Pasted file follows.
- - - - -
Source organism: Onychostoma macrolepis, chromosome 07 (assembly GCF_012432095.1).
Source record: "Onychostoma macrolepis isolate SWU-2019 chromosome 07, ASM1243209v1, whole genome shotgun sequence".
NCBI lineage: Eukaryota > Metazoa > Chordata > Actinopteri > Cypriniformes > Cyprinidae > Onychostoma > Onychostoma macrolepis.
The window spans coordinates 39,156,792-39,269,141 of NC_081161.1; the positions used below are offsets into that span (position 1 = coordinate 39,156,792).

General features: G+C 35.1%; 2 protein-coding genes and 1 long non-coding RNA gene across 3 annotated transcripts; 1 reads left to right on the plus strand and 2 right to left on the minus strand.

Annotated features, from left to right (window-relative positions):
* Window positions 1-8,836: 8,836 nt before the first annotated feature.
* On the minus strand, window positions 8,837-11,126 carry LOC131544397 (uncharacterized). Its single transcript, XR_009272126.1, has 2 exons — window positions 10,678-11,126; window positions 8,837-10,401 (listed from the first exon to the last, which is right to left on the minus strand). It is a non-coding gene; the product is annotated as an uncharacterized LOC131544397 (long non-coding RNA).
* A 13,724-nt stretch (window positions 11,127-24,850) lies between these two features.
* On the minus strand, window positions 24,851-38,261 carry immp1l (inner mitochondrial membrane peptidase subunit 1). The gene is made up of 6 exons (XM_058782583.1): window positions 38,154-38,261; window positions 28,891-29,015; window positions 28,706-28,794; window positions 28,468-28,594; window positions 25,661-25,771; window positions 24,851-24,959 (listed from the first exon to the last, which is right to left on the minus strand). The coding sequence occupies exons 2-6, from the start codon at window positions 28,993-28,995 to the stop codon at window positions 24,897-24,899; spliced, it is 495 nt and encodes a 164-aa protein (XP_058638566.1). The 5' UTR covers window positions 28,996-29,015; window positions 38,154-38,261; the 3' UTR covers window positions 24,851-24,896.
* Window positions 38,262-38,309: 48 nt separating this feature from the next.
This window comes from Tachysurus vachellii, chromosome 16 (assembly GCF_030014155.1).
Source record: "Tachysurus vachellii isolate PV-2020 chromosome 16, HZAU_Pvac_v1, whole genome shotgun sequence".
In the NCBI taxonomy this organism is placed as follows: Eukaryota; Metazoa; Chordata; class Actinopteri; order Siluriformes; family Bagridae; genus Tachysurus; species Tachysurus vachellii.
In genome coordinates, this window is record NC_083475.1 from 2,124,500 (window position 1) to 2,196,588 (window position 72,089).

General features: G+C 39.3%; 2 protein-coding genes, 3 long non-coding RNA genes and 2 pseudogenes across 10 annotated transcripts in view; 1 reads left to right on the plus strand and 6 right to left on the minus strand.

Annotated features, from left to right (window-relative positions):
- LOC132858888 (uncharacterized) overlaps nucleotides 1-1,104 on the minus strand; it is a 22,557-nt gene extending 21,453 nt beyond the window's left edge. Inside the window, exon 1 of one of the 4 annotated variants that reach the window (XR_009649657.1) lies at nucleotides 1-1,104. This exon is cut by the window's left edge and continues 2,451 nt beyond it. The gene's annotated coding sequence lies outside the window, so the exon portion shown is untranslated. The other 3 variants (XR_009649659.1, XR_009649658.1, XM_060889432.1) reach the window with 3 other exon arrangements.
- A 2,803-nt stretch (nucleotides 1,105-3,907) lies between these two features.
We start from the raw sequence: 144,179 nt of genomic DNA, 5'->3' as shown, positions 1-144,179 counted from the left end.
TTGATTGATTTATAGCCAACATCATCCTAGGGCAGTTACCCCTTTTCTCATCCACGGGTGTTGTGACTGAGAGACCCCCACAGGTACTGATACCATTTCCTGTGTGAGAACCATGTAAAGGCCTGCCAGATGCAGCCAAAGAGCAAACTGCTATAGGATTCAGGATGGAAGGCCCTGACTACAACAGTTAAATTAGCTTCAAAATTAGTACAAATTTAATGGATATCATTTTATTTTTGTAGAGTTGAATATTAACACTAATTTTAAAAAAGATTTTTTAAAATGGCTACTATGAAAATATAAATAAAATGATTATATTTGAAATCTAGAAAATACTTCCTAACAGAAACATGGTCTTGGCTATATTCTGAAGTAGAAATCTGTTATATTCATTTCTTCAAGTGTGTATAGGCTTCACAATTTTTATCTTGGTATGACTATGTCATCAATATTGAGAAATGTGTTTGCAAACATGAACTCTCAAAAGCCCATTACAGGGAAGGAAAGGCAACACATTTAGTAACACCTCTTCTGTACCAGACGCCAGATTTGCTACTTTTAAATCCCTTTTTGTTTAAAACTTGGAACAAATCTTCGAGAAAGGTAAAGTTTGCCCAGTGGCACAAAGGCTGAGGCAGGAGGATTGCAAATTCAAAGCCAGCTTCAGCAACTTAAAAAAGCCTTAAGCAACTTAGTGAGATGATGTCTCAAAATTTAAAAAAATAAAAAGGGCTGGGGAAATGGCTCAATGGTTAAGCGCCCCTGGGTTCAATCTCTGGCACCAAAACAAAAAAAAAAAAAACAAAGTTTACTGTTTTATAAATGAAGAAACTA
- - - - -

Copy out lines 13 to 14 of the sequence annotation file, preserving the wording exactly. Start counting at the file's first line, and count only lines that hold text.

Source record: "Tachysurus vachellii isolate PV-2020 chromosome 16, HZAU_Pvac_v1, whole genome shotgun sequence".
In the NCBI taxonomy this organism is placed as follows: Eukaryota; Metazoa; Chordata; class Actinopteri; order Siluriformes; family Bagridae; genus Tachysurus; species Tachysurus vachellii.